Who’d be a 90s (or 00s) idol?
Written by Tim Martin on January 27, 2021
Every decade brings its new favourite bands and albums. But they can get forgotten fast as taste moves on and new heroes appear. I love looking on the CD shelves of charity shops. You never know what you’re going to find. There was the Jazz collection in a shop in Bristol, the pile of great 70s rock albums I found in Surrey, but mostly it is the same albums from the last 20 years that crop up time and again.
If I was a faded pop star and I was browsing round my local PDSA shop, nothing would depress me more than seeing three copies of my best album sat on the shelf for 49p each. If I was Robbie Williams I might not mind so much, but then I sort of doubt he is a big visitor to Oxfam. If I was Blu Cantrell, whose ‘So Blu’ album seems to be on every CD rack in every charity shop in the world I might be a bit, well… blue.
You might be surprised to find how quickly big sellers fall out of favour, and just how far. Robbie Williams ‘Live at Knebworth’ for instance, any of Take That’s reunion albums, and U2. Yes U2, formerly biggest band in the world, are regulars in the charity racks. ‘All That You Can’t Leave Behind’, has in fact been left on the shelf in every charity shop from here to Glasgow. The sheer number of discs from the heyday of the CD in the 90s and 00s is amazing, and someone bought these, or got them for their Christmas. CD sales peaked in the UK in 1997. Of the top 3 selling albums of the nineties, ‘(What’s the Story) Morning Glory?’ By Oasis, Simply Red’s ‘Stars’ and the first Spice Girls album you can expect to see at least one in very charity shop, but far and away the top of the donated charts are; Madonna’s ‘Immaculate Collection’, Dido’s Life for Rent, and David Gray’s White Ladder, oh how the mighty are fallen.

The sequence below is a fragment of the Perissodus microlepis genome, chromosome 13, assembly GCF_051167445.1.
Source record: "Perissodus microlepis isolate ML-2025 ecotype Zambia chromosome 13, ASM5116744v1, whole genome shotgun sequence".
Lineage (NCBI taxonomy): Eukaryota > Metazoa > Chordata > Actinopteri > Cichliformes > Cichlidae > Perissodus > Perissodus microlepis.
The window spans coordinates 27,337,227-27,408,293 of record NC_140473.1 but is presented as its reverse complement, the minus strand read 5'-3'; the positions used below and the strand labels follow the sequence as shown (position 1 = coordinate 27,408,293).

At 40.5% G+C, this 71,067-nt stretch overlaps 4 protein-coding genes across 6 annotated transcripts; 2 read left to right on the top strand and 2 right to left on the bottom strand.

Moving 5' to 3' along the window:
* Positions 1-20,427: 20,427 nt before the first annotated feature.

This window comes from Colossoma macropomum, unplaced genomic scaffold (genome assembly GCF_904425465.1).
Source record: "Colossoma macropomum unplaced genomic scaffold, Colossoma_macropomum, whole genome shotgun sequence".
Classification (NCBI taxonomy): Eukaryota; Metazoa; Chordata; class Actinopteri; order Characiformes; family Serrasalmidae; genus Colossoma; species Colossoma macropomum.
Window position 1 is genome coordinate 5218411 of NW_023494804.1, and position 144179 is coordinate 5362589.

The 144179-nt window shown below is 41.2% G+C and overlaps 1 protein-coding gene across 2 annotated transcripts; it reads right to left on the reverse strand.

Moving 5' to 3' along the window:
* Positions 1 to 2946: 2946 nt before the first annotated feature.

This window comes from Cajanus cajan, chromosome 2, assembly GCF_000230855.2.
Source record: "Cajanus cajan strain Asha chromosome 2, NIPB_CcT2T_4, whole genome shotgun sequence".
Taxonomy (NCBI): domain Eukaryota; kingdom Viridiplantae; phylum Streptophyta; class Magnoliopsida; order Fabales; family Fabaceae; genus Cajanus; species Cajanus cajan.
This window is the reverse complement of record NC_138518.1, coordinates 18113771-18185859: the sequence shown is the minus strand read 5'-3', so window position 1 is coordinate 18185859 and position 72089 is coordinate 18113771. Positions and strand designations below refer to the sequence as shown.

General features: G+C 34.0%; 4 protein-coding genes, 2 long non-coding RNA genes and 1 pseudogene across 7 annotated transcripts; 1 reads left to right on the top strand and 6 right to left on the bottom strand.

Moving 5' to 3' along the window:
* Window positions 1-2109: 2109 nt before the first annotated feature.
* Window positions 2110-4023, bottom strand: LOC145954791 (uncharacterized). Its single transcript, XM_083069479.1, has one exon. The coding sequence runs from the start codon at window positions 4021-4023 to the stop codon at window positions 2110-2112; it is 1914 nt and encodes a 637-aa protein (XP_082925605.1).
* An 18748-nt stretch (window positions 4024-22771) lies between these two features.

And what about the long-lasting big names? Van Morrison seems to have taken up residence in charity shops and it’s not just his lacklustre recent output, you can find classics like ‘Astral Weeks’, and ‘Moondance’ regularly. Perhaps it’s time for Sir Ivan to follow Mr Dylan down the route of cashing in his rights and sitting back to enjoy some slightly miffed downtime. And you do have to wonder if the number of copies of ‘Songs from the West Coast’ on the charity shelves is what has prompted Elton John to talk retirement.
Browsing the charity shops can be a relaxing way to spend an hour, and you can get to know which the best ones are to look in locally, and no I’m not going to tell you, but as with DVDs and VHS the piles of unsaleable albums by Amy Studt and The Fray means some shops are now refusing to take the silver disc at all. Shame, oh well there’s always eBay.
Produced By Tim Martin
Hit The Player On The Website
We’re Freakin Global